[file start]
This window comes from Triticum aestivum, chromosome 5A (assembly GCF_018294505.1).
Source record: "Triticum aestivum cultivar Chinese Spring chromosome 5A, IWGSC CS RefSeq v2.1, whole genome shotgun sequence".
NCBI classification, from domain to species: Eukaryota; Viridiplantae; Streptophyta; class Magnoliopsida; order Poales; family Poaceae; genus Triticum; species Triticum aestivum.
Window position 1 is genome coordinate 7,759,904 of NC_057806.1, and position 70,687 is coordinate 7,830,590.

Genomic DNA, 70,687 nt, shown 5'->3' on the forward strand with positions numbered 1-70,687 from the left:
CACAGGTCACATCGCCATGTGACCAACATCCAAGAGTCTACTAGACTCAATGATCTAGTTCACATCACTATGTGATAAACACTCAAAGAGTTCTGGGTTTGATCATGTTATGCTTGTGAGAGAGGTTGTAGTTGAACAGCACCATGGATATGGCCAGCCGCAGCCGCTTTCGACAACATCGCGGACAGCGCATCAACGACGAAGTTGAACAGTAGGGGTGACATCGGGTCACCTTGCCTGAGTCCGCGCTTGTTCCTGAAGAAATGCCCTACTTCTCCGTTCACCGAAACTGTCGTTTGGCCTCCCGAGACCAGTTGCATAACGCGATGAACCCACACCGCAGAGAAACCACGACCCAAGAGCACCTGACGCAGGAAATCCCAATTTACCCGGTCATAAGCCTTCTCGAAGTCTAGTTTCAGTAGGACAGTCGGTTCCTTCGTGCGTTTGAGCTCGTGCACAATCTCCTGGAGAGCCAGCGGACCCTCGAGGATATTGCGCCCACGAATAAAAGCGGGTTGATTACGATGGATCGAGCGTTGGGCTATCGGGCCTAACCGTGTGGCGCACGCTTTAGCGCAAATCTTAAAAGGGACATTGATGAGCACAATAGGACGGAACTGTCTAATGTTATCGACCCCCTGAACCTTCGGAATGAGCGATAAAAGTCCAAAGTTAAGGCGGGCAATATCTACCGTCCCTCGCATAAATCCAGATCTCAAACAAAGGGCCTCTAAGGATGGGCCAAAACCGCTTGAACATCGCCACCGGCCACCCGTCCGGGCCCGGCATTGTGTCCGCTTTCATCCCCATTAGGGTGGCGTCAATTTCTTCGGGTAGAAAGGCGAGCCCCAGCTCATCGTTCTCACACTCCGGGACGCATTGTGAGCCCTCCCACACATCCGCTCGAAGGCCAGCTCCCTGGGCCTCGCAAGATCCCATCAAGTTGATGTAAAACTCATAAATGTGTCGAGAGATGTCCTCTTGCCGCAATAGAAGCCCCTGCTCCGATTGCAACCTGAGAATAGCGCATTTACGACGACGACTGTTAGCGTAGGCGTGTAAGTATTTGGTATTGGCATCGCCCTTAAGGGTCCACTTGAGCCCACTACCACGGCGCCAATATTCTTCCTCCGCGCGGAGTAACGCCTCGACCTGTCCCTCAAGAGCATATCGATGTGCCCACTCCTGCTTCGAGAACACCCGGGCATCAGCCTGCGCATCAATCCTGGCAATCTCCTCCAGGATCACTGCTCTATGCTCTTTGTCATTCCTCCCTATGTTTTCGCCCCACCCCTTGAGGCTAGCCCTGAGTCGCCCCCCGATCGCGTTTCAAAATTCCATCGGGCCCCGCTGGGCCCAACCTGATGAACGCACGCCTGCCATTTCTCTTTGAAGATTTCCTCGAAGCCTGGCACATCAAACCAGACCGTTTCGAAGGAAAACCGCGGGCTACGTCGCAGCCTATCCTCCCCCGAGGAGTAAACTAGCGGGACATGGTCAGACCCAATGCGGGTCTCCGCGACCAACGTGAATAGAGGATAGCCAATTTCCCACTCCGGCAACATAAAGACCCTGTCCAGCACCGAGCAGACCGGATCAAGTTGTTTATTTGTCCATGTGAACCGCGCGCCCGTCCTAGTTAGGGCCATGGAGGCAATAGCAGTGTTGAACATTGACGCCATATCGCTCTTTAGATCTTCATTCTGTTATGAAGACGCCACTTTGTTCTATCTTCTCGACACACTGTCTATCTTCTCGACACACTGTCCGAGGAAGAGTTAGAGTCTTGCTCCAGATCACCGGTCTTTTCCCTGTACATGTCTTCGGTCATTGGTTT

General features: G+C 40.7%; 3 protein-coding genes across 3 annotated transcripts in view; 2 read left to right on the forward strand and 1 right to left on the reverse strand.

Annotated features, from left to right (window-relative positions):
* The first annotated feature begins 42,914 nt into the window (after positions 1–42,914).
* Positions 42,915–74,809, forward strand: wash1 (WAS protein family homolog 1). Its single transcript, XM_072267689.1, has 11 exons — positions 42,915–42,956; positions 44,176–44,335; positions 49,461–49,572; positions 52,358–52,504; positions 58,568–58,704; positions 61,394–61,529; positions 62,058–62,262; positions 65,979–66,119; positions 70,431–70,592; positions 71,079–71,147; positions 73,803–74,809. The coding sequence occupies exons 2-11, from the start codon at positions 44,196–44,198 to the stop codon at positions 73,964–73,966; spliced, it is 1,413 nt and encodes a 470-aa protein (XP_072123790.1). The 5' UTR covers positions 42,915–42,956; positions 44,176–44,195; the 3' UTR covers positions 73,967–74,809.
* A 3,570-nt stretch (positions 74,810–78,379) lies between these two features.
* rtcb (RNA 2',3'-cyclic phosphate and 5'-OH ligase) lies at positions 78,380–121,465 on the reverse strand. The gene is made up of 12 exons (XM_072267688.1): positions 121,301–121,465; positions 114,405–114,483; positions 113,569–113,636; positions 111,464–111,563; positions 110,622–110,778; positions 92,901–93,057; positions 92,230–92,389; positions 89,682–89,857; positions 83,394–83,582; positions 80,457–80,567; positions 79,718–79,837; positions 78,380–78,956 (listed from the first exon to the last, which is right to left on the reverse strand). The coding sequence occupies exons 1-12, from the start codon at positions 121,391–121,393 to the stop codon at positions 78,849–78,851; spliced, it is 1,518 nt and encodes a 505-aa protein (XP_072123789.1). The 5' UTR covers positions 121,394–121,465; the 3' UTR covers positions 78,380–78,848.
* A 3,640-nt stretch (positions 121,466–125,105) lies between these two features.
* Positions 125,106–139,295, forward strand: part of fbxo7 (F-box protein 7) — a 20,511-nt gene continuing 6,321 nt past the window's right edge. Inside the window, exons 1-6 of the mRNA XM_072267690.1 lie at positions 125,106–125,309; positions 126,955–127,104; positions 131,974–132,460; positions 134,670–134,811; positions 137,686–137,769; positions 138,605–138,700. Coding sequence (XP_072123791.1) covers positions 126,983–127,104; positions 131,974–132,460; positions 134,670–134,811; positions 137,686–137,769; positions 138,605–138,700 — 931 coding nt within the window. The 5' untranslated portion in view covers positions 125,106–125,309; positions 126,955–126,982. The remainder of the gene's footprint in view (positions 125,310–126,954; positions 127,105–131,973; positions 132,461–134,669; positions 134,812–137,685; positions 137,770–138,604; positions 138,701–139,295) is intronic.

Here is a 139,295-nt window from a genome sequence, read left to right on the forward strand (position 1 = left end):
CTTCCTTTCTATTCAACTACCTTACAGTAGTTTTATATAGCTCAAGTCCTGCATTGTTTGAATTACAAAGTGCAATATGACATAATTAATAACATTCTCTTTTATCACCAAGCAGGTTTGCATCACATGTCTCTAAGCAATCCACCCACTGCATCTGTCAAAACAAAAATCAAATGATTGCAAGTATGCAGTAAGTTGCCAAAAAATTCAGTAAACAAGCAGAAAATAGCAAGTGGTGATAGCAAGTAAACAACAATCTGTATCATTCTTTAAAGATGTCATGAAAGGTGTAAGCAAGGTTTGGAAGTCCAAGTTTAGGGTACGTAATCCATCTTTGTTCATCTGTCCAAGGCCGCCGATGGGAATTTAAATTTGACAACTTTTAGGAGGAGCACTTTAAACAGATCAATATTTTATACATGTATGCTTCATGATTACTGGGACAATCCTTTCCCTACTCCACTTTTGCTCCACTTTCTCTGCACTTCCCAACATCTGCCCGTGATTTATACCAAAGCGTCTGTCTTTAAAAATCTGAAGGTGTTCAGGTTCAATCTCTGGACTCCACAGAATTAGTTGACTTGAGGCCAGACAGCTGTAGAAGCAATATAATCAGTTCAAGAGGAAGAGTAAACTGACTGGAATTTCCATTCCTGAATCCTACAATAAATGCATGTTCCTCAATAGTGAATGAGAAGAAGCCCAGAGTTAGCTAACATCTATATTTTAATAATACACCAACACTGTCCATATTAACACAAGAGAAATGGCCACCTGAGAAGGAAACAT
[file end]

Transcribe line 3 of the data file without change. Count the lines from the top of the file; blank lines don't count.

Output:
NCBI classification, from domain to species: Eukaryota; Viridiplantae; Streptophyta; class Magnoliopsida; order Poales; family Poaceae; genus Triticum; species Triticum aestivum.